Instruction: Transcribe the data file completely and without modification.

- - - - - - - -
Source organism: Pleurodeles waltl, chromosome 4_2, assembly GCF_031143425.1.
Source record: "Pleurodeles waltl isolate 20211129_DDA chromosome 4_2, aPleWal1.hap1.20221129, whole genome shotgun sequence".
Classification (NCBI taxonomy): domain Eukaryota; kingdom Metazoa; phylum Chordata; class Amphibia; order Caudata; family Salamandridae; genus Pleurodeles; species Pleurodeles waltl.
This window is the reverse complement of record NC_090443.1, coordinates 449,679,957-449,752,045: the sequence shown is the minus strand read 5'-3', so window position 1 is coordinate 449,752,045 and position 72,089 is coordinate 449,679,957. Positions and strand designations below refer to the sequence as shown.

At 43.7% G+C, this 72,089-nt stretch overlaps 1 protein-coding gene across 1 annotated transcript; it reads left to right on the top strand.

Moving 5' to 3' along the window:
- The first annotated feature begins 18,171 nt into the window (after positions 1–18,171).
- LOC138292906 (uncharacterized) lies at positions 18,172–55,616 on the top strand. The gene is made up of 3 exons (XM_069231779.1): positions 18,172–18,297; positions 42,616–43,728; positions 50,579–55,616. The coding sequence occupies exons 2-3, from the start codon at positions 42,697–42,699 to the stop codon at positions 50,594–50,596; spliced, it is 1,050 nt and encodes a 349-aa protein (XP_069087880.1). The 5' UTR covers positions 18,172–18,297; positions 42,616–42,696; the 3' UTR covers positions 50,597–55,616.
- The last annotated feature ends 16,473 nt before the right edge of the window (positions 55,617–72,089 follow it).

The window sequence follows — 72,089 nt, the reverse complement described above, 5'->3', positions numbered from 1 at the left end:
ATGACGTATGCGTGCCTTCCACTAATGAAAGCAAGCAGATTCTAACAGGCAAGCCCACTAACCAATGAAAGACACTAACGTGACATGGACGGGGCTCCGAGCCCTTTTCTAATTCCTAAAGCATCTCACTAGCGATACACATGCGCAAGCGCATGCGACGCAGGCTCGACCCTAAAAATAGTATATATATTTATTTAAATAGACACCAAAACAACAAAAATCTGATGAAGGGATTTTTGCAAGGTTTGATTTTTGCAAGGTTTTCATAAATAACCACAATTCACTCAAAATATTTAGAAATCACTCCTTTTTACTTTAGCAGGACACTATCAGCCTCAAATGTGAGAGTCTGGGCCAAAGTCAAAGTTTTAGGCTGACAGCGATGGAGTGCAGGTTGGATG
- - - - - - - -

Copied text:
Source organism: Pleurodeles waltl, chromosome 4_2, assembly GCF_031143425.1.
Source record: "Pleurodeles waltl isolate 20211129_DDA chromosome 4_2, aPleWal1.hap1.20221129, whole genome shotgun sequence".
Classification (NCBI taxonomy): domain Eukaryota; kingdom Metazoa; phylum Chordata; class Amphibia; order Caudata; family Salamandridae; genus Pleurodeles; species Pleurodeles waltl.
This window is the reverse complement of record NC_090443.1, coordinates 449,679,957-449,752,045: the sequence shown is the minus strand read 5'-3', so window position 1 is coordinate 449,752,045 and position 72,089 is coordinate 449,679,957. Positions and strand designations below refer to the sequence as shown.

At 43.7% G+C, this 72,089-nt stretch overlaps 1 protein-coding gene across 1 annotated transcript; it reads left to right on the top strand.

Moving 5' to 3' along the window:
- The first annotated feature begins 18,171 nt into the window (after positions 1–18,171).
- LOC138292906 (uncharacterized) lies at positions 18,172–55,616 on the top strand. The gene is made up of 3 exons (XM_069231779.1): positions 18,172–18,297; positions 42,616–43,728; positions 50,579–55,616. The coding sequence occupies exons 2-3, from the start codon at positions 42,697–42,699 to the stop codon at positions 50,594–50,596; spliced, it is 1,050 nt and encodes a 349-aa protein (XP_069087880.1). The 5' UTR covers positions 18,172–18,297; positions 42,616–42,696; the 3' UTR covers positions 50,597–55,616.
- The last annotated feature ends 16,473 nt before the right edge of the window (positions 55,617–72,089 follow it).

The window sequence follows — 72,089 nt, the reverse complement described above, 5'->3', positions numbered from 1 at the left end:
ATGACGTATGCGTGCCTTCCACTAATGAAAGCAAGCAGATTCTAACAGGCAAGCCCACTAACCAATGAAAGACACTAACGTGACATGGACGGGGCTCCGAGCCCTTTTCTAATTCCTAAAGCATCTCACTAGCGATACACATGCGCAAGCGCATGCGACGCAGGCTCGACCCTAAAAATAGTATATATATTTATTTAAATAGACACCAAAACAACAAAAATCTGATGAAGGGATTTTTGCAAGGTTTGATTTTTGCAAGGTTTTCATAAATAACCACAATTCACTCAAAATATTTAGAAATCACTCCTTTTTACTTTAGCAGGACACTATCAGCCTCAAATGTGAGAGTCTGGGCCAAAGTCAAAGTTTTAGGCTGACAGCGATGGAGTGCAGGTTGGATG